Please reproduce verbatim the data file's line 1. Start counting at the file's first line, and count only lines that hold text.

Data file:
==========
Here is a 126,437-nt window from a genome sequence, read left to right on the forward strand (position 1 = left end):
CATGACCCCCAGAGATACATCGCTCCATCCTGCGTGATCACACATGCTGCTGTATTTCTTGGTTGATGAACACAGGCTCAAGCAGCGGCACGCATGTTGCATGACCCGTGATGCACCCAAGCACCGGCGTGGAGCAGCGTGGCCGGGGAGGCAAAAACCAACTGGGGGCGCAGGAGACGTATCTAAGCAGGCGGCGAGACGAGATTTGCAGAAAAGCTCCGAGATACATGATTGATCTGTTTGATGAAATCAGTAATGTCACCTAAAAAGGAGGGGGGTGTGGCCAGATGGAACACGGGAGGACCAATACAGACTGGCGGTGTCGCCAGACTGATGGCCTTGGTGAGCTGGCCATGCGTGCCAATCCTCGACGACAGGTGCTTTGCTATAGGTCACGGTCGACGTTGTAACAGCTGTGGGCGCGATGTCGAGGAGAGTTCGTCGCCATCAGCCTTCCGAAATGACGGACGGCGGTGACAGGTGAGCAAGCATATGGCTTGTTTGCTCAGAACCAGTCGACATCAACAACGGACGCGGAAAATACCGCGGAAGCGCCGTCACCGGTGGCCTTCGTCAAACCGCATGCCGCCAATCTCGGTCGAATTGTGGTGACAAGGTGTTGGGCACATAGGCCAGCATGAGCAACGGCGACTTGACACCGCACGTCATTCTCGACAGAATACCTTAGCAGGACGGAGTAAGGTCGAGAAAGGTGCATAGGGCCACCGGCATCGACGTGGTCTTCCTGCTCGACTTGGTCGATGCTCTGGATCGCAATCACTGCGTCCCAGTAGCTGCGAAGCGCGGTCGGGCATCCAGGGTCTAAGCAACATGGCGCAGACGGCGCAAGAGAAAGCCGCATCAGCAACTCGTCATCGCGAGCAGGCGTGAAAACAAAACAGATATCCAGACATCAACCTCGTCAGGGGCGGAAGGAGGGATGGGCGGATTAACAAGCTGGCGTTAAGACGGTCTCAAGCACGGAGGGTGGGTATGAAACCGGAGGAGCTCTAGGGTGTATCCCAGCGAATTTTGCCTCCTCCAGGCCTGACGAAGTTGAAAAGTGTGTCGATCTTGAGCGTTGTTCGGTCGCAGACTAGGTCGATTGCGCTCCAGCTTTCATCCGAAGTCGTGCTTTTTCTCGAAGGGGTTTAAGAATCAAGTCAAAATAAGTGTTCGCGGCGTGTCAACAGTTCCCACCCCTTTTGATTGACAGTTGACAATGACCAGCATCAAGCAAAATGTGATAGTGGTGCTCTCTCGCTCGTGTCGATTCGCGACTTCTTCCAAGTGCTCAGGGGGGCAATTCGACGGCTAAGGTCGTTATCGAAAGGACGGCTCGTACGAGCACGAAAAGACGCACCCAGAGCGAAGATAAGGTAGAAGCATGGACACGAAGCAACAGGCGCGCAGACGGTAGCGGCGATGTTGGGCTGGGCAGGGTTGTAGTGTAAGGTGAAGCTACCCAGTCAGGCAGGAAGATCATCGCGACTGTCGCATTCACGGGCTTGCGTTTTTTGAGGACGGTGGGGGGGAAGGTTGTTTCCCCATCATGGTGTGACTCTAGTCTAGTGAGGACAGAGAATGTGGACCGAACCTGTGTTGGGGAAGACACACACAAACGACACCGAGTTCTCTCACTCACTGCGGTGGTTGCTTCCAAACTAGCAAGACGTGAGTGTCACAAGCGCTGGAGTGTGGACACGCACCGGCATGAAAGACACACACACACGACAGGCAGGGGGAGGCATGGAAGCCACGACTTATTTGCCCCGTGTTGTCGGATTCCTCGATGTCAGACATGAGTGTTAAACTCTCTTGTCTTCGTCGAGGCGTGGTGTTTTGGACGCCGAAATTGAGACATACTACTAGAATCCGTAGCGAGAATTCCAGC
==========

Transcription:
Here is a 126,437-nt window from a genome sequence, read left to right on the forward strand (position 1 = left end):